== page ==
Five To One, Baby

In the gaming world a "Dungeon Crawl" is used to refer to any game that has a core focus of going into a dungeon setting, fighting monsters and taking loot back the city to buy stuff with. After buying the new (and hopefully better) stuff you go back and crawl around in the dungeon some more.

Some of the new blood in the gaming world might be wondering why the word "Crawl" is in there. Shouldn't it be "Dungeon Delving" or "Dungeon Exploring"?

Way back in the day, when the Dungeons and Dragons game was the only game in town, most games took place in the dungeon. Yeah, I know that is no big surprise to you since the first word in the title is "Dungeons".

One particular rule always annoyed people; Movement. Most man-sized creatures could move 120' (feet) per turn while in the dungeon. You could run faster and movement changed during combat but the basic movement was 120' per turn.

One turn equals ten minutes in game time. Ten rounds equal one turn. This means movement, in the dungeon, was 12' per minute. Break it down even further and it takes you five seconds to move one foot! Sound like a "Crawl" yet?

After "crawling" for 50 minutes you had to spend ten minutes resting or suffer to hit penalties.

If you wanted your character to run than they could cover that 120' distance in one round (minute). Movement in an encounter is equal to 1/3 your movement (or 40' in our case) per round.

You might be looking at running speed and thinking 120' in one minute? Is every adventurer out of shape? Even in the army we were expected to run two miles in under 12 minutes. The average adventurer would be lucky to cover a quarter mile in 12 minutes while running!

So, what do the rules say about this horrendously slow movement rate?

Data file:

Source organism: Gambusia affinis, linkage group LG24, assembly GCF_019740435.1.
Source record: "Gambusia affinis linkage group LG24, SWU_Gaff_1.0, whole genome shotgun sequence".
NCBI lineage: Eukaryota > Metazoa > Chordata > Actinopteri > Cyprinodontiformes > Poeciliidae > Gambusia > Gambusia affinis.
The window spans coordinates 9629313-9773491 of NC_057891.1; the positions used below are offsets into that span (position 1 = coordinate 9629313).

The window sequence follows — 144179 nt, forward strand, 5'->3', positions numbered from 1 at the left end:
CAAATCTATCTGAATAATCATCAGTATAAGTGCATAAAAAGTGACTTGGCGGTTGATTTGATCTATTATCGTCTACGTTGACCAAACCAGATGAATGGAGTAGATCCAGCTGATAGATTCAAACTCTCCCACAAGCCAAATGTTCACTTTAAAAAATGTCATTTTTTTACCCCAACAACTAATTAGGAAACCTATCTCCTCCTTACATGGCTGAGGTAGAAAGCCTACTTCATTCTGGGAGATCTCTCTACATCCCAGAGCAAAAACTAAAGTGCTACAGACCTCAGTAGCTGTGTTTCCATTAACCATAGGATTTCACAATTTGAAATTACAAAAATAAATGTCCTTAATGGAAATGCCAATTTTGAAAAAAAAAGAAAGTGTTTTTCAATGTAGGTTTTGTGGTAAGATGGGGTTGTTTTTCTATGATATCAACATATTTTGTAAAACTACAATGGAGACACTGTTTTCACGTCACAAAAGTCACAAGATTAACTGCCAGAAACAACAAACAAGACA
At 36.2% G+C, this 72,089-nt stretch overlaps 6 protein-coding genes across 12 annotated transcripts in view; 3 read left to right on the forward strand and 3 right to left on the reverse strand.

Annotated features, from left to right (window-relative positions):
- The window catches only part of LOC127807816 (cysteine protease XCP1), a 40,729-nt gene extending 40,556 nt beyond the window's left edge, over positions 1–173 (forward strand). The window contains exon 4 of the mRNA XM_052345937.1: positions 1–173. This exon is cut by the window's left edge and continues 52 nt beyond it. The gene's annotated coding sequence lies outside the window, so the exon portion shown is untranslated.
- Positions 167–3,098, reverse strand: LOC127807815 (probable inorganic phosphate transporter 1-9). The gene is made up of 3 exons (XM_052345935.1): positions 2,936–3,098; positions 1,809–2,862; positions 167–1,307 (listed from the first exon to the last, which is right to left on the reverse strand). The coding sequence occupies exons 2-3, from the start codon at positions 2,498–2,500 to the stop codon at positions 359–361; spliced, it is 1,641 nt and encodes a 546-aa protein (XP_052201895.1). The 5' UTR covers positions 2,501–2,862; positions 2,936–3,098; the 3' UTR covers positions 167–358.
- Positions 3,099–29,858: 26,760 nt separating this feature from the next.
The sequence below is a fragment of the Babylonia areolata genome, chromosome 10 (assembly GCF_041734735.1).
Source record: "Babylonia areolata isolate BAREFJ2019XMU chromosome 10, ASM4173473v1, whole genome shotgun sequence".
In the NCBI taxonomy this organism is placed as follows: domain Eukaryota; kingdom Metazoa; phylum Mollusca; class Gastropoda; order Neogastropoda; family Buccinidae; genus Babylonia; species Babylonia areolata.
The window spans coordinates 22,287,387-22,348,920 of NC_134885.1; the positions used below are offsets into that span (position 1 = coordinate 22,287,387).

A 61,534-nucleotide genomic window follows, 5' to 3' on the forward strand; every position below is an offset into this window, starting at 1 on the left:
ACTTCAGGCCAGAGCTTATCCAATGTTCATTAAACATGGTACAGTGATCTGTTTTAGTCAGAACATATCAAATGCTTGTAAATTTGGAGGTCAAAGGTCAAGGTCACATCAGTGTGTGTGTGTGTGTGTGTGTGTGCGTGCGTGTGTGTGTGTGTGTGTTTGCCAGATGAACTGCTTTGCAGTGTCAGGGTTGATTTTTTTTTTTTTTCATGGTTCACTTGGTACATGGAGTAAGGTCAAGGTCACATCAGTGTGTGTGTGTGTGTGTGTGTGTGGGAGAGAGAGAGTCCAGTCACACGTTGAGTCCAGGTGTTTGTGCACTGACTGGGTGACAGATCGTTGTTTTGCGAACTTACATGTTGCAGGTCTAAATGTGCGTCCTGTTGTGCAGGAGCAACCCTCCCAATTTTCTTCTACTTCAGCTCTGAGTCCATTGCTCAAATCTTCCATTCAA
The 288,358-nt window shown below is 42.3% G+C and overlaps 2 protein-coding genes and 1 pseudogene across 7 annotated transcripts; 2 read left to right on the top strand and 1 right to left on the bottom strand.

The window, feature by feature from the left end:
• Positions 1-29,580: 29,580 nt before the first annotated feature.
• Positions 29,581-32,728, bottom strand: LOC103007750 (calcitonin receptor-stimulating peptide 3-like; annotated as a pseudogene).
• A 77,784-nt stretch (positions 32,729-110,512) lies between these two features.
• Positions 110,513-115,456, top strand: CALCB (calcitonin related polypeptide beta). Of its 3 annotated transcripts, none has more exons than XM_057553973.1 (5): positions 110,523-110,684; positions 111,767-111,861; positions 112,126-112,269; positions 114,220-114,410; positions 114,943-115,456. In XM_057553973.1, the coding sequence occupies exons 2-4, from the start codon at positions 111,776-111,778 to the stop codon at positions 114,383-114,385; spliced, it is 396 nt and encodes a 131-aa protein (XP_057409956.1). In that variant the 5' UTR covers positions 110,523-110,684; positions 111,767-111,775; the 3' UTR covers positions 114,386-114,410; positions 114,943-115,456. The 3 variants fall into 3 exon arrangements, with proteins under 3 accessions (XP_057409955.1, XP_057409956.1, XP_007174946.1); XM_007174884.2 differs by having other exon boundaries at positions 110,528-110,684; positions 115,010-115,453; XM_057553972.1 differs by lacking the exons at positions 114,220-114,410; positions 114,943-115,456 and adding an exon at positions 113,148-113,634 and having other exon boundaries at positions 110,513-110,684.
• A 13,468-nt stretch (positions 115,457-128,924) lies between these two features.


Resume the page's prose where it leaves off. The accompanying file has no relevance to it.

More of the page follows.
A base movement rate of 120' in ten minutes may seem slow, but it assumes that the players are mapping carefully, searching, and trying to be quiet. It also takes into account the generally "dark and dingy" conditions of the dungeon in which characters are adventuring.

source: Basic Dungeons and Dragons Rulebook page B19

Part of the problem is the fact that parts of the game were based on miniatures rules. When playing a game with miniatures certain items of scale just go out the window. A 25mm archer figure can fire his longbow far beyond the edge of the table (if you adjust for scale) but that does not make for good gaming. Same thing with artillery in a miniatures game. Have you ever wondered why the Imperial Guard tanks and howitzers (Warhammer 40K) can't shoot through buildings and rain death on all corners of the game table? It's not because the vehicles they are based on can't it's because it makes for boring game play.

As time moved on some of the movement and time rules evolved. In most modern RPGs no one crawls through the dungeon anymore. Well, some still do but they tend to be the undead that have lost their legs.

Feeling the urge for some old school gaming? Be sure to check out Noble Knight Games. If you make a purchase a portion of the sale price will go towards keeping HMTK on the web.

Image Five to One, Baby used under Creative Commons License via flickr